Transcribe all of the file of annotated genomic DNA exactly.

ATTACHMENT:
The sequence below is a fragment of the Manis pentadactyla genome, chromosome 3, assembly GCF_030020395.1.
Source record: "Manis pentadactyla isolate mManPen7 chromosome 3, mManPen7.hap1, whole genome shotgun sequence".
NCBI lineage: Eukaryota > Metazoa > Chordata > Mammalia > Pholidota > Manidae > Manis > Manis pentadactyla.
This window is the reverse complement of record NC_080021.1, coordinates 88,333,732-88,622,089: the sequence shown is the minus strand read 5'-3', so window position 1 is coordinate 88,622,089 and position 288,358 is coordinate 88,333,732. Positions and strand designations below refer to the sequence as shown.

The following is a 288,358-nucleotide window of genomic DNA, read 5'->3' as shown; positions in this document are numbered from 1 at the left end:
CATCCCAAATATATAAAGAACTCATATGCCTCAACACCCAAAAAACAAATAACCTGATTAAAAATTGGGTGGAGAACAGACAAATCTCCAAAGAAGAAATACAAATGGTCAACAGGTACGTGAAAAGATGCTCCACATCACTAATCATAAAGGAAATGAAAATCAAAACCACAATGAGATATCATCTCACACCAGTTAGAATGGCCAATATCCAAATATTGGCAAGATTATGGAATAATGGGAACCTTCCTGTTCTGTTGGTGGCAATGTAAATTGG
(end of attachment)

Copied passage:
The sequence below is a fragment of the Manis pentadactyla genome, chromosome 3, assembly GCF_030020395.1.
Source record: "Manis pentadactyla isolate mManPen7 chromosome 3, mManPen7.hap1, whole genome shotgun sequence".
NCBI lineage: Eukaryota > Metazoa > Chordata > Mammalia > Pholidota > Manidae > Manis > Manis pentadactyla.
This window is the reverse complement of record NC_080021.1, coordinates 88,333,732-88,622,089: the sequence shown is the minus strand read 5'-3', so window position 1 is coordinate 88,622,089 and position 288,358 is coordinate 88,333,732. Positions and strand designations below refer to the sequence as shown.

The following is a 288,358-nucleotide window of genomic DNA, read 5'->3' as shown; positions in this document are numbered from 1 at the left end:
CATCCCAAATATATAAAGAACTCATATGCCTCAACACCCAAAAAACAAATAACCTGATTAAAAATTGGGTGGAGAACAGACAAATCTCCAAAGAAGAAATACAAATGGTCAACAGGTACGTGAAAAGATGCTCCACATCACTAATCATAAAGGAAATGAAAATCAAAACCACAATGAGATATCATCTCACACCAGTTAGAATGGCCAATATCCAAATATTGGCAAGATTATGGAATAATGGGAACCTTCCTGTTCTGTTGGTGGCAATGTAAATTGG